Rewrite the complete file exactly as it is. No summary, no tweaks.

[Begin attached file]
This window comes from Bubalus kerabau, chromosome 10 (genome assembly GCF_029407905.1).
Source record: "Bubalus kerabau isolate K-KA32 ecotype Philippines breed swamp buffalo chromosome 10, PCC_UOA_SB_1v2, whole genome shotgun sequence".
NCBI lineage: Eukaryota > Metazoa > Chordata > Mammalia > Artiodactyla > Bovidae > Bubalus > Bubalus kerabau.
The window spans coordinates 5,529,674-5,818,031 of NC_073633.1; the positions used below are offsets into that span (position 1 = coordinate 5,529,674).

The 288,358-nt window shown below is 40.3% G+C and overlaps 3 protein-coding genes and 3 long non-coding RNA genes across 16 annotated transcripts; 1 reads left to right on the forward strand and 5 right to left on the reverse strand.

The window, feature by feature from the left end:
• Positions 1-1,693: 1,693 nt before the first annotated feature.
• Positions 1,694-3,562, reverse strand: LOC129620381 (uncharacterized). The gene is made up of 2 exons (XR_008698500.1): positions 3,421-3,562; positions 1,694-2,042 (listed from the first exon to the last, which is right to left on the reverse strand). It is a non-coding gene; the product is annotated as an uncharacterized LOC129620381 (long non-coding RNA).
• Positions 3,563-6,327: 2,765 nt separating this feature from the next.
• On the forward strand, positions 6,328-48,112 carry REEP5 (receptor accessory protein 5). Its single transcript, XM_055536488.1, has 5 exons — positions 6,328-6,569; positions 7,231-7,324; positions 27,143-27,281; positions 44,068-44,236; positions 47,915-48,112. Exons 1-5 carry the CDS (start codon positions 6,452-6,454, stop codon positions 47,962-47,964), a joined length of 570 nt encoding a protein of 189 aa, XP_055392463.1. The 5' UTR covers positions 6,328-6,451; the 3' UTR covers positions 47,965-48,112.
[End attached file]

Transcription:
This window comes from Bubalus kerabau, chromosome 10 (genome assembly GCF_029407905.1).
Source record: "Bubalus kerabau isolate K-KA32 ecotype Philippines breed swamp buffalo chromosome 10, PCC_UOA_SB_1v2, whole genome shotgun sequence".
NCBI lineage: Eukaryota > Metazoa > Chordata > Mammalia > Artiodactyla > Bovidae > Bubalus > Bubalus kerabau.
The window spans coordinates 5,529,674-5,818,031 of NC_073633.1; the positions used below are offsets into that span (position 1 = coordinate 5,529,674).

The 288,358-nt window shown below is 40.3% G+C and overlaps 3 protein-coding genes and 3 long non-coding RNA genes across 16 annotated transcripts; 1 reads left to right on the forward strand and 5 right to left on the reverse strand.

The window, feature by feature from the left end:
• Positions 1-1,693: 1,693 nt before the first annotated feature.
• Positions 1,694-3,562, reverse strand: LOC129620381 (uncharacterized). The gene is made up of 2 exons (XR_008698500.1): positions 3,421-3,562; positions 1,694-2,042 (listed from the first exon to the last, which is right to left on the reverse strand). It is a non-coding gene; the product is annotated as an uncharacterized LOC129620381 (long non-coding RNA).
• Positions 3,563-6,327: 2,765 nt separating this feature from the next.
• On the forward strand, positions 6,328-48,112 carry REEP5 (receptor accessory protein 5). Its single transcript, XM_055536488.1, has 5 exons — positions 6,328-6,569; positions 7,231-7,324; positions 27,143-27,281; positions 44,068-44,236; positions 47,915-48,112. Exons 1-5 carry the CDS (start codon positions 6,452-6,454, stop codon positions 47,962-47,964), a joined length of 570 nt encoding a protein of 189 aa, XP_055392463.1. The 5' UTR covers positions 6,328-6,451; the 3' UTR covers positions 47,965-48,112.